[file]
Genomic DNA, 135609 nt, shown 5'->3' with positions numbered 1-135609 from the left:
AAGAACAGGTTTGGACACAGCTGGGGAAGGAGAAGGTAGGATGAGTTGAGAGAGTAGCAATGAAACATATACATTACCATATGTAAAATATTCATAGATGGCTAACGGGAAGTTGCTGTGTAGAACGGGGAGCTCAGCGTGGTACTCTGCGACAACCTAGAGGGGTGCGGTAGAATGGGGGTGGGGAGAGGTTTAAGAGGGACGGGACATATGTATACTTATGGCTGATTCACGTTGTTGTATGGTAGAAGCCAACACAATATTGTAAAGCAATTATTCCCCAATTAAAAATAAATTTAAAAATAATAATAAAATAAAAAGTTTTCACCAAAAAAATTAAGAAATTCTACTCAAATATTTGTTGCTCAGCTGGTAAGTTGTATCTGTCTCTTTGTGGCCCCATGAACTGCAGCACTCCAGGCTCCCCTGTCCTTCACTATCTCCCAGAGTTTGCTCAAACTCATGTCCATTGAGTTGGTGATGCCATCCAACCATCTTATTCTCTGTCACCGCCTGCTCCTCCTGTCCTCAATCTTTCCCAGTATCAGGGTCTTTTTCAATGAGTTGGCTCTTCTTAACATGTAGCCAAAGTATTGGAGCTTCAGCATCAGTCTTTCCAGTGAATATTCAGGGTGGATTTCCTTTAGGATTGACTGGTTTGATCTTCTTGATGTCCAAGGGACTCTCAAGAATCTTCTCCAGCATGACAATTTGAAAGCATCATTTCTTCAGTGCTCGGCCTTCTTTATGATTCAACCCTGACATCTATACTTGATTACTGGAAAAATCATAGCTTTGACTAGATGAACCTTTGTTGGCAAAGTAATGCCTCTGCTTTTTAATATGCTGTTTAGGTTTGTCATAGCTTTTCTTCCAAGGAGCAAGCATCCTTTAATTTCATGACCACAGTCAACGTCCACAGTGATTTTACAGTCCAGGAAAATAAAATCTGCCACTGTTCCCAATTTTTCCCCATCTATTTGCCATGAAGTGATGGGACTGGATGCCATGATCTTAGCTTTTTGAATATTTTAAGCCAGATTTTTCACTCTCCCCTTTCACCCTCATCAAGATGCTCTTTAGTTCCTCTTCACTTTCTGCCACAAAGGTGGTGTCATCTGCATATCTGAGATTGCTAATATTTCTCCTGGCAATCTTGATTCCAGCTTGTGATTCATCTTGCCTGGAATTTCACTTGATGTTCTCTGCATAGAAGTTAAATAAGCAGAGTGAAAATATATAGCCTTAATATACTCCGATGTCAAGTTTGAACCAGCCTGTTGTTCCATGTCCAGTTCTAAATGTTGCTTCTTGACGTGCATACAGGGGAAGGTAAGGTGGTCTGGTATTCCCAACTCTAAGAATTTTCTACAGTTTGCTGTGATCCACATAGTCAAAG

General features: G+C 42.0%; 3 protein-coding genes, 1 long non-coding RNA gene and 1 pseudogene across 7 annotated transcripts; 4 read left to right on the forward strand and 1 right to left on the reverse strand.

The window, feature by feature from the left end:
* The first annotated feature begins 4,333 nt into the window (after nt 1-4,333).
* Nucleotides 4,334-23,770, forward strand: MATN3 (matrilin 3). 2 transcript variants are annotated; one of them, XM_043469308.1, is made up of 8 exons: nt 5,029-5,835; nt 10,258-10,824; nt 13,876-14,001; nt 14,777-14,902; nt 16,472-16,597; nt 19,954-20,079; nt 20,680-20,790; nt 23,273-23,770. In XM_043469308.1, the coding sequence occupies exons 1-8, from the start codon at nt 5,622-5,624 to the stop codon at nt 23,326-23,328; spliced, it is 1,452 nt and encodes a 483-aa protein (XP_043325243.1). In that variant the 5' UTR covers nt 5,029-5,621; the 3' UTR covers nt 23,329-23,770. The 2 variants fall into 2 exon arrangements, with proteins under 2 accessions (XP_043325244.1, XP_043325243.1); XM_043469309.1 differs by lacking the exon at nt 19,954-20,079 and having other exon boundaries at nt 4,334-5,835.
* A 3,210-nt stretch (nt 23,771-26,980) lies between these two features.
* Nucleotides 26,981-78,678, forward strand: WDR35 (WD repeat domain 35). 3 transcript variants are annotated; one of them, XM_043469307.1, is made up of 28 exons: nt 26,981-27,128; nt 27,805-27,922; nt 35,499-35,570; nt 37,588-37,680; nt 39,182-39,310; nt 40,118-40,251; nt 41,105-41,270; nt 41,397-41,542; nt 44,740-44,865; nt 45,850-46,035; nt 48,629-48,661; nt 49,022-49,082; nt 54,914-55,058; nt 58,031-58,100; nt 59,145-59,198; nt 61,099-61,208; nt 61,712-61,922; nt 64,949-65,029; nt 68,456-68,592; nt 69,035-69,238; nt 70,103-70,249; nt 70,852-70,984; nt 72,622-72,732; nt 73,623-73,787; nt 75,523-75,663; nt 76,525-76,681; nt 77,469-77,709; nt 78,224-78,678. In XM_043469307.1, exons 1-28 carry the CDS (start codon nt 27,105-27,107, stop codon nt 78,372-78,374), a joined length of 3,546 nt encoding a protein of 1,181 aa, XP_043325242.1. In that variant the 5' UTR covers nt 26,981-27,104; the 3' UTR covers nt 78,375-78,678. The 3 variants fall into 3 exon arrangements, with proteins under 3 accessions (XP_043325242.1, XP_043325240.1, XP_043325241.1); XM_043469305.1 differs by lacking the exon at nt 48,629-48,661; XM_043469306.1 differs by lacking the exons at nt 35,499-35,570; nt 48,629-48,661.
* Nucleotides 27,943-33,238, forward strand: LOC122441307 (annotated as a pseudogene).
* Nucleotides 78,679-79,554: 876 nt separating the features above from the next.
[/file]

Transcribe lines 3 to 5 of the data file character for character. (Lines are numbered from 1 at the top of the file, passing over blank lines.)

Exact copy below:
General features: G+C 42.0%; 3 protein-coding genes, 1 long non-coding RNA gene and 1 pseudogene across 7 annotated transcripts; 4 read left to right on the forward strand and 1 right to left on the reverse strand.

The window, feature by feature from the left end:
* The first annotated feature begins 4,333 nt into the window (after nt 1-4,333).